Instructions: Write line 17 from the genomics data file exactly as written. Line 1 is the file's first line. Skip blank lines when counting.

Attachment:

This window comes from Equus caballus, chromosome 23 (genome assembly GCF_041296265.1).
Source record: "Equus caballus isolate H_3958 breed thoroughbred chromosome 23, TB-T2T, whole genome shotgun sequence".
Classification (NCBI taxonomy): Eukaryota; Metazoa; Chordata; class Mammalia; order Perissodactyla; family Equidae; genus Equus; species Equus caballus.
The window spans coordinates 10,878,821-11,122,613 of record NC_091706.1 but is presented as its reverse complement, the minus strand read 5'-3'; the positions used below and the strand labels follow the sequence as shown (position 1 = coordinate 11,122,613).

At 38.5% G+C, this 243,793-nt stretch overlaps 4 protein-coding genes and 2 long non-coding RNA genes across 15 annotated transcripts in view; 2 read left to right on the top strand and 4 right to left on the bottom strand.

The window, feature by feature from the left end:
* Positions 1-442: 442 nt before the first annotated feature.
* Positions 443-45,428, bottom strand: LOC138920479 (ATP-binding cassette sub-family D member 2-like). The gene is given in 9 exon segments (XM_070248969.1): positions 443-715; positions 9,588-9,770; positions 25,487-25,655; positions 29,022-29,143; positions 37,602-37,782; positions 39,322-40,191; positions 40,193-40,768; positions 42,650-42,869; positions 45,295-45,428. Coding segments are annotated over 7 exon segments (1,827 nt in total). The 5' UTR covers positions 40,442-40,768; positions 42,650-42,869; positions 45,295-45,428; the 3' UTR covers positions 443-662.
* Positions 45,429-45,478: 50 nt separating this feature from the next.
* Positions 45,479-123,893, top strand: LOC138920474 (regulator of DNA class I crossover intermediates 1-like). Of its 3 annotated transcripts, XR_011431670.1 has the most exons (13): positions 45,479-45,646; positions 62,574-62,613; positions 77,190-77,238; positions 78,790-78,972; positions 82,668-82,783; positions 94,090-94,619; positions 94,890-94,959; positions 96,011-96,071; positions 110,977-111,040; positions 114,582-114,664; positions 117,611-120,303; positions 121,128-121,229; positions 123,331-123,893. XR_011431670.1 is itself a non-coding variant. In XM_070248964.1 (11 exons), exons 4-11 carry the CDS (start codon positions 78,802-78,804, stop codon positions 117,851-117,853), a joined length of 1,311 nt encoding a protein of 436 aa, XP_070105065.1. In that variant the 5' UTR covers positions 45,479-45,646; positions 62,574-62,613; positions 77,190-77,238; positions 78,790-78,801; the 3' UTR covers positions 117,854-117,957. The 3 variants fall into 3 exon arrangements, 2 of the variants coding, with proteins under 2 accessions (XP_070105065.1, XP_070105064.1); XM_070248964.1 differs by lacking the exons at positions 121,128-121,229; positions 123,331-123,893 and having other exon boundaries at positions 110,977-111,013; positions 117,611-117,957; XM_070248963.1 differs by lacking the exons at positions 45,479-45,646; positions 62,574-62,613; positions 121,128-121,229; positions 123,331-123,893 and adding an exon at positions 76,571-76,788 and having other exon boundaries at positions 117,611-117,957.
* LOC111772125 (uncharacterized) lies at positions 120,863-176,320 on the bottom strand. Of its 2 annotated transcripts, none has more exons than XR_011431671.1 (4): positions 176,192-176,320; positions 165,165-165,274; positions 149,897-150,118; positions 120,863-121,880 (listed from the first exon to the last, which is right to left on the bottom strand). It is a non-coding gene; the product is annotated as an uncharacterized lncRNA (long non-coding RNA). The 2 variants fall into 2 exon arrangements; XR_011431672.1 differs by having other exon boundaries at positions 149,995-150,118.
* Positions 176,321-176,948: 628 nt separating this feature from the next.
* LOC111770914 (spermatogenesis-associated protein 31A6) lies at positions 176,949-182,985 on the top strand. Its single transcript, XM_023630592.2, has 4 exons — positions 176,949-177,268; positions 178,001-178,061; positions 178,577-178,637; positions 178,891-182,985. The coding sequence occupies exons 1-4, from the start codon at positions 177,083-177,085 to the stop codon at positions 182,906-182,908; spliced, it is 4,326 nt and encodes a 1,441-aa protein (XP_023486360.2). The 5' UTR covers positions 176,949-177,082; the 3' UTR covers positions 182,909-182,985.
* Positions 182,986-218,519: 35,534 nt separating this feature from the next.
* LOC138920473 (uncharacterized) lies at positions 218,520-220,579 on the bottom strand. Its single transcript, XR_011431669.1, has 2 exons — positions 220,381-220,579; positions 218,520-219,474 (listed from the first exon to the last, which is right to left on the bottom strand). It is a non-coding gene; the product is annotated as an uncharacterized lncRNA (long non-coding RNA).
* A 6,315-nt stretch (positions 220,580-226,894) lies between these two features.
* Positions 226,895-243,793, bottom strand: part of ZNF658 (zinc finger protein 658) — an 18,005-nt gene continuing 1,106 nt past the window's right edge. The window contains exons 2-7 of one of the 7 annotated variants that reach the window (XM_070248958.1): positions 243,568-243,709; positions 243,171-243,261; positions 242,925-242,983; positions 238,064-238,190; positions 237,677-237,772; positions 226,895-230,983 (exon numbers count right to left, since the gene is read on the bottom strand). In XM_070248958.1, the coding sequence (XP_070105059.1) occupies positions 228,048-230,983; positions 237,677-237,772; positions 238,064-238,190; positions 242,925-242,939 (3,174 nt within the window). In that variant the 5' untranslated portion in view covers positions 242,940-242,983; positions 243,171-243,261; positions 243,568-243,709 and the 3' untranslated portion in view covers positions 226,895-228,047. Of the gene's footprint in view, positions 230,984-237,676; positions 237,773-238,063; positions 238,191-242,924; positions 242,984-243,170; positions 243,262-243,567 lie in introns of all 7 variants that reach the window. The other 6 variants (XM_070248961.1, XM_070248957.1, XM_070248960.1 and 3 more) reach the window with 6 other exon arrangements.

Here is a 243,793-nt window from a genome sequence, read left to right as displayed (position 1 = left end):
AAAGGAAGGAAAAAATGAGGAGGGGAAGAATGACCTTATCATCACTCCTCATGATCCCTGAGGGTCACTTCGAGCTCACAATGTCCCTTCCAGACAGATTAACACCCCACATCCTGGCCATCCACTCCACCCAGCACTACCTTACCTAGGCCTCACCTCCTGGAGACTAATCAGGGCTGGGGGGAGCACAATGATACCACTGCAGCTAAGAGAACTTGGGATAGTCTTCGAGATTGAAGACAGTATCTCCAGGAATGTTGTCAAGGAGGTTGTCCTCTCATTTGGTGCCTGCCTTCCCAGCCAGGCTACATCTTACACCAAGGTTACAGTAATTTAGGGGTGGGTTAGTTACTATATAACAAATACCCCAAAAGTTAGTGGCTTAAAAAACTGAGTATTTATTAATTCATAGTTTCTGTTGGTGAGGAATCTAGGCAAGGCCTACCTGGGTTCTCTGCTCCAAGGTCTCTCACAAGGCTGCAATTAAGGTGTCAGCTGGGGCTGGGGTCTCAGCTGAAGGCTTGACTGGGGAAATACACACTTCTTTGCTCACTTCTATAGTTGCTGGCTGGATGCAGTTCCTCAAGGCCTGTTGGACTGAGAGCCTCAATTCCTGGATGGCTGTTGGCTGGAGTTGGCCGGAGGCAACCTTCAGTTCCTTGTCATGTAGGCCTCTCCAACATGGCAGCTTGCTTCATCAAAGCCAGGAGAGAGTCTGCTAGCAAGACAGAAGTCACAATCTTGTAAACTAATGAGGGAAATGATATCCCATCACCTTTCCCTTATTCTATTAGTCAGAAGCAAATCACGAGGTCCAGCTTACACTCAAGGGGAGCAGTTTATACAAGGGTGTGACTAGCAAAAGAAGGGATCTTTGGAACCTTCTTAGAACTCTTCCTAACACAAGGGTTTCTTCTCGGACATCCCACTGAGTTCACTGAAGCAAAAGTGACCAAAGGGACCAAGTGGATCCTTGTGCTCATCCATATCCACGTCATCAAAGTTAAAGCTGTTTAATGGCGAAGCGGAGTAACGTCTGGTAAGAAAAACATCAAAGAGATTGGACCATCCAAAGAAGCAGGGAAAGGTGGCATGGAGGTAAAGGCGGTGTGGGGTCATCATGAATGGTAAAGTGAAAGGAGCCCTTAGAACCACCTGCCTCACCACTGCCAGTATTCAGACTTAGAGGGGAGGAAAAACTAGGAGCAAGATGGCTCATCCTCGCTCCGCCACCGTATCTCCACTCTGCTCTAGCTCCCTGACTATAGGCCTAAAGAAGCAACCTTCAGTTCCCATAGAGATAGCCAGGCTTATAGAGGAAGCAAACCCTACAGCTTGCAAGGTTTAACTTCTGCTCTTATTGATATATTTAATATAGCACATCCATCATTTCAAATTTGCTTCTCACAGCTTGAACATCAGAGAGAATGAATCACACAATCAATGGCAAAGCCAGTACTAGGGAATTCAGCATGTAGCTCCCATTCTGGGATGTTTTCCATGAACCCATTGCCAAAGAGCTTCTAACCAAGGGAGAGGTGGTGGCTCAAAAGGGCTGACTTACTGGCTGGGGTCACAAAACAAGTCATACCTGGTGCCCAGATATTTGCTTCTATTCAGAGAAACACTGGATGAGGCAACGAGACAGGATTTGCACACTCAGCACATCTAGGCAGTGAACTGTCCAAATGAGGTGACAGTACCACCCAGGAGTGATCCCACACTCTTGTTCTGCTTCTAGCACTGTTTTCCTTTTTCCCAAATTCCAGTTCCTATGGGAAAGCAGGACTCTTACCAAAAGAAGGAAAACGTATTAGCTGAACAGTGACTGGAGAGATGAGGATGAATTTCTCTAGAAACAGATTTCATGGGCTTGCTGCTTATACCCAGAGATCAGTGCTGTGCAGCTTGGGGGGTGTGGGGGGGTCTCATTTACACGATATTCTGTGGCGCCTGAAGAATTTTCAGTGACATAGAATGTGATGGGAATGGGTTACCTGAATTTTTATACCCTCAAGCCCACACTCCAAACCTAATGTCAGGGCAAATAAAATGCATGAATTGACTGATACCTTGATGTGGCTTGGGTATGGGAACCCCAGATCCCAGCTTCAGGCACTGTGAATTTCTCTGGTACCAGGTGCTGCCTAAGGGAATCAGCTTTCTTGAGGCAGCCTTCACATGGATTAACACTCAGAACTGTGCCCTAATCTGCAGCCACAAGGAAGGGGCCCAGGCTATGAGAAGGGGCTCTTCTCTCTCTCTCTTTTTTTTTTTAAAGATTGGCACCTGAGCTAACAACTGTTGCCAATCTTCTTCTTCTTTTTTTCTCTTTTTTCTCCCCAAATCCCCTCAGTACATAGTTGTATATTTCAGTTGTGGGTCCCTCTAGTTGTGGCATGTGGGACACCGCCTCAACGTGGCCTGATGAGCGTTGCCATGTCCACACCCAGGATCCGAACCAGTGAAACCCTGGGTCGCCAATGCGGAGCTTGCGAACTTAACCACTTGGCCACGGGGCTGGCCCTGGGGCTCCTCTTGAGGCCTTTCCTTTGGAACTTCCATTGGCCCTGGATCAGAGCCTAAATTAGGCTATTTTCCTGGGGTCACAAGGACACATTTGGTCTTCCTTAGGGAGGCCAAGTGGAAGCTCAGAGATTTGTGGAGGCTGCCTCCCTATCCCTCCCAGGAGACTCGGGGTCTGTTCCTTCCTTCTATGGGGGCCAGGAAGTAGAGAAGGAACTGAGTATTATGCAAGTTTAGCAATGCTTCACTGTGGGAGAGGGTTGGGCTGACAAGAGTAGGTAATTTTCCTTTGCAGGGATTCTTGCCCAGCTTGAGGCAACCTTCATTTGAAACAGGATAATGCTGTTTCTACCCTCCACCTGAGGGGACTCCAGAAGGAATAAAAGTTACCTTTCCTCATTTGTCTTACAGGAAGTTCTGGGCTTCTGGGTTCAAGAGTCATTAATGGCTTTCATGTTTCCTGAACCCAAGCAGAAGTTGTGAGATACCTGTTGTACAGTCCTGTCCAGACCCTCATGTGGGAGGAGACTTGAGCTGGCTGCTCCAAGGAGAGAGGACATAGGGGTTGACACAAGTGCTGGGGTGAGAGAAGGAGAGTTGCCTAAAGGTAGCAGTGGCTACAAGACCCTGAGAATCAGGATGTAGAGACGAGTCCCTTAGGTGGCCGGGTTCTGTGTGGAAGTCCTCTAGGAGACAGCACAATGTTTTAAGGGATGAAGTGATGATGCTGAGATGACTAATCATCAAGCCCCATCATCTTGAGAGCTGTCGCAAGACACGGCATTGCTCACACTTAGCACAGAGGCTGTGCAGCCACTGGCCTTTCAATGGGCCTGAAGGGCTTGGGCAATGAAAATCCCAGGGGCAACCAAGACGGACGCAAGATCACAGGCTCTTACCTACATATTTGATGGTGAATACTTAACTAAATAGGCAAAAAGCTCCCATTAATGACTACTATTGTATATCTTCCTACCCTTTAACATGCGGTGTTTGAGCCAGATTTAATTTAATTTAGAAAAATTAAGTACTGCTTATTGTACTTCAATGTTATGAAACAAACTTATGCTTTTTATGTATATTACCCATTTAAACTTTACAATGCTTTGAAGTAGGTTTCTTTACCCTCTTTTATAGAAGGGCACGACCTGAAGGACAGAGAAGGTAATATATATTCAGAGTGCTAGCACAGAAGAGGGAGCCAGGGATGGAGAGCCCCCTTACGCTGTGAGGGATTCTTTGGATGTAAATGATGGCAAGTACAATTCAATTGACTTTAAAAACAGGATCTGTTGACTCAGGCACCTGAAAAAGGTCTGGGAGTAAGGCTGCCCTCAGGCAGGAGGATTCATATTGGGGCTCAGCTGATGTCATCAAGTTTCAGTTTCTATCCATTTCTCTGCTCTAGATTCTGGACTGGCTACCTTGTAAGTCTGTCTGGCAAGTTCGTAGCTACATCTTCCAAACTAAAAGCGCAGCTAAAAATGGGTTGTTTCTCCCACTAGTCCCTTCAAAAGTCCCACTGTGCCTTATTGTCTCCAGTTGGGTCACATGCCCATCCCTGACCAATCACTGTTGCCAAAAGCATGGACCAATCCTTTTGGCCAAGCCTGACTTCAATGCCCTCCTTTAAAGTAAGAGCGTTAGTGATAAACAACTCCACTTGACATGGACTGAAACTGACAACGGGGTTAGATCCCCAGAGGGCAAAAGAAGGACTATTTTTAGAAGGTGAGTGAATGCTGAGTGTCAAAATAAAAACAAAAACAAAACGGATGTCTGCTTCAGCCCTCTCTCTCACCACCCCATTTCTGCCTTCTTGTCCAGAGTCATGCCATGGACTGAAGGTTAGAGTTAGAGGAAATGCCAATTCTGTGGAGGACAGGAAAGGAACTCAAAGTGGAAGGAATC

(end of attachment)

* Positions 226,895-243,793, bottom strand: part of ZNF658 (zinc finger protein 658) — an 18,005-nt gene continuing 1,106 nt past the window's right edge. The window contains exons 2-7 of one of the 7 annotated variants that reach the window (XM_070248958.1): positions 243,568-243,709; positions 243,171-243,261; positions 242,925-242,983; positions 238,064-238,190; positions 237,677-237,772; positions 226,895-230,983 (exon numbers count right to left, since the gene is read on the bottom strand). In XM_070248958.1, the coding sequence (XP_070105059.1) occupies positions 228,048-230,983; positions 237,677-237,772; positions 238,064-238,190; positions 242,925-242,939 (3,174 nt within the window). In that variant the 5' untranslated portion in view covers positions 242,940-242,983; positions 243,171-243,261; positions 243,568-243,709 and the 3' untranslated portion in view covers positions 226,895-228,047. Of the gene's footprint in view, positions 230,984-237,676; positions 237,773-238,063; positions 238,191-242,924; positions 242,984-243,170; positions 243,262-243,567 lie in introns of all 7 variants that reach the window. The other 6 variants (XM_070248961.1, XM_070248957.1, XM_070248960.1 and 3 more) reach the window with 6 other exon arrangements.